Send to

Choose Destination
PLoS One. 2012;7(2):e31642. doi: 10.1371/journal.pone.0031642. Epub 2012 Feb 13.

Effects of combined aspirin and clopidogrel therapy on cardiovascular outcomes: a systematic review and meta-analysis.

Author information

Department of Health Statistics, Second Military Medical University, Shanghai, China.



Aspirin and clopidogrel monotherapies are effective treatments for preventing vascular disease. However, new evidence has emerged regarding the use of combined aspirin and clopidogrel therapy to prevent cardiovascular events. We therefore performed a comprehensive systematic review and meta-analysis to evaluate the benefits and harms of combined aspirin and clopidogrel therapy on major cardiovascular outcomes.


We systematically searched Medline, Embase, the Cochrane Central Register of Controlled Trials, reference lists of articles, and proceedings of major meetings to identify studies to fit our analysis. Eligible studies were randomized controlled trials assessing the effect of combined aspirin and clopidogrel therapy compared with aspirin or clopidogrel monotherapy. We identified 7 trials providing data with a total of 48248 patients. These studies reported 5134 major cardiovascular events, 1626 myocardial infarctions, 1927 strokes, and 1147 major bleeding events. Overall, the addition of aspirin to clopidogrel therapy as compared to single drug therapy resulted in a 9% RR reduction (95%CI, 2 to 17) in major cardiovascular events, 14% RR reduction (95%CI, 3 to 24) in myocardial infarction, 16% RR reduction (95%CI, 1 to 28) in stroke, and 62% RR increase (95%CI, 26 to 108) in major bleeding events. We also present the data as ARR to explore net value as the reduction in cardiovascular events. Overall, we observed that combined therapy yielded 1.06% decrease (95%CI, 0.23% to 1.99%) in major cardiovascular events and 1.23% increase (95%CI, 0.52% to 2.14%) in major bleeding events.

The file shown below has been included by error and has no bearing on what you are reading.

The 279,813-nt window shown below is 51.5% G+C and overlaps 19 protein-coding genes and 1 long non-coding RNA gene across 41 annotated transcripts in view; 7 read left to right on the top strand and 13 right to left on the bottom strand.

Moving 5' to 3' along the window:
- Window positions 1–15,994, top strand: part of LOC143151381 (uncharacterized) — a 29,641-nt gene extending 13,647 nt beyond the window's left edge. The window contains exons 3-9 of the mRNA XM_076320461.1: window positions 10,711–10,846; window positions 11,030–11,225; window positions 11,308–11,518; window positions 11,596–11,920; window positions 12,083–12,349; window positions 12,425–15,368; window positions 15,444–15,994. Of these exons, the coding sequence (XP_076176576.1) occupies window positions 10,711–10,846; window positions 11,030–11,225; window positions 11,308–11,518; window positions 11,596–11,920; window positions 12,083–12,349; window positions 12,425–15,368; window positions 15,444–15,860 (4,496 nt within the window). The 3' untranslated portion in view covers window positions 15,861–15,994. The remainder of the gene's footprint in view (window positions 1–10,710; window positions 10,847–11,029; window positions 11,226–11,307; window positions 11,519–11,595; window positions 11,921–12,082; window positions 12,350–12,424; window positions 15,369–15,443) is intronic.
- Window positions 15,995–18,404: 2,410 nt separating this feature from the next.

Although the addition of aspirin to clopidogrel resulted in small relative reductions in major cardiovascular events, myocardial infarction, and stroke, it also resulted in a relative increase in major bleeding events. In absolute terms the benefits of combined therapy, a 1.06% reduction in major cardiovascular events, does not outweigh the harms, a 1.23% increase in major bleeding events.

[Indexed for MEDLINE]
Free PMC Article

Supplemental Content

Full text links

Icon for Public Library of Science Icon for PubMed Central Icon for PubMed Health
Loading ...
Support Center